Ned said at November 15, 2005 6:01 PM:

I don't buy Roach's analysis. What he says is true enough - the use of flexi-workers is increasing, the unions have had their wings clipped a little, IT spending is increasing - it's just not nearly enough to reverse decades of economic stagnation. The higher taxes issue is a good one and was described in the last post. Productivity per hour worked is not a factor. The Germans work hard and efficiently when they work - productivity per hour worked has traditionally been equal to or better than the USA. The problem is that the Germans don't work enough. Look at this:

"Many analysts have attributed the U.S.'s high per capita income to higher U.S. productivity -- that is, output per worker. The OECD report found, however, that relative to other industrial countries, higher U.S. incomes are "largely due to differences in total hours worked per capita," not differences in output per hour. U.S. productivity growth has accelerated since the late 1990s, which has widened the U.S. lead in per capita income, but rising hours also have been "a major factor," the report said . . .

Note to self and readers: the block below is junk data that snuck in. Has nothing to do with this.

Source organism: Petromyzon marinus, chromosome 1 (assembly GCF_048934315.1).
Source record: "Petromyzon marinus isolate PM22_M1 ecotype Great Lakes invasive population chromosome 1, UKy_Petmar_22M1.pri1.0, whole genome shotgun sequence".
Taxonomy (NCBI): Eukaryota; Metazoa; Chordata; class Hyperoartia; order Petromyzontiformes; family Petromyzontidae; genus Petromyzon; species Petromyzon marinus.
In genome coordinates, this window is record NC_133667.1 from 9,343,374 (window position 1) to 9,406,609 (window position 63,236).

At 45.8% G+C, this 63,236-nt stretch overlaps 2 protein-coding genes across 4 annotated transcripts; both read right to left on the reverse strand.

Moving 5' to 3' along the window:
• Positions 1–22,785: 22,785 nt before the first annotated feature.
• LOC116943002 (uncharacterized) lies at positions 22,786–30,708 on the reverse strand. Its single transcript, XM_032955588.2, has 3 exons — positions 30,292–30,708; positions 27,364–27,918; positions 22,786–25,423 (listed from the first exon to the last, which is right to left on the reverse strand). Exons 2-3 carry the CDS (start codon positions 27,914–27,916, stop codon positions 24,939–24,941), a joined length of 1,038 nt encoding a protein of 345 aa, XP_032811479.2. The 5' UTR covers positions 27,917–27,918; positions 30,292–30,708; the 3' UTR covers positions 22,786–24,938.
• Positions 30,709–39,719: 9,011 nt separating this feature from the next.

. . . The increase in how much Americans work reflects two trends. The first is that the proportion of working-age Americans who work has risen as more women enter the work force. In other industrialized countries, that trend has been offset by higher overall unemployment, earlier retirement and declining work-force participation of young people. Last year, 71% of the working-age population in the U.S. had jobs, compared with an OECD average of 65%.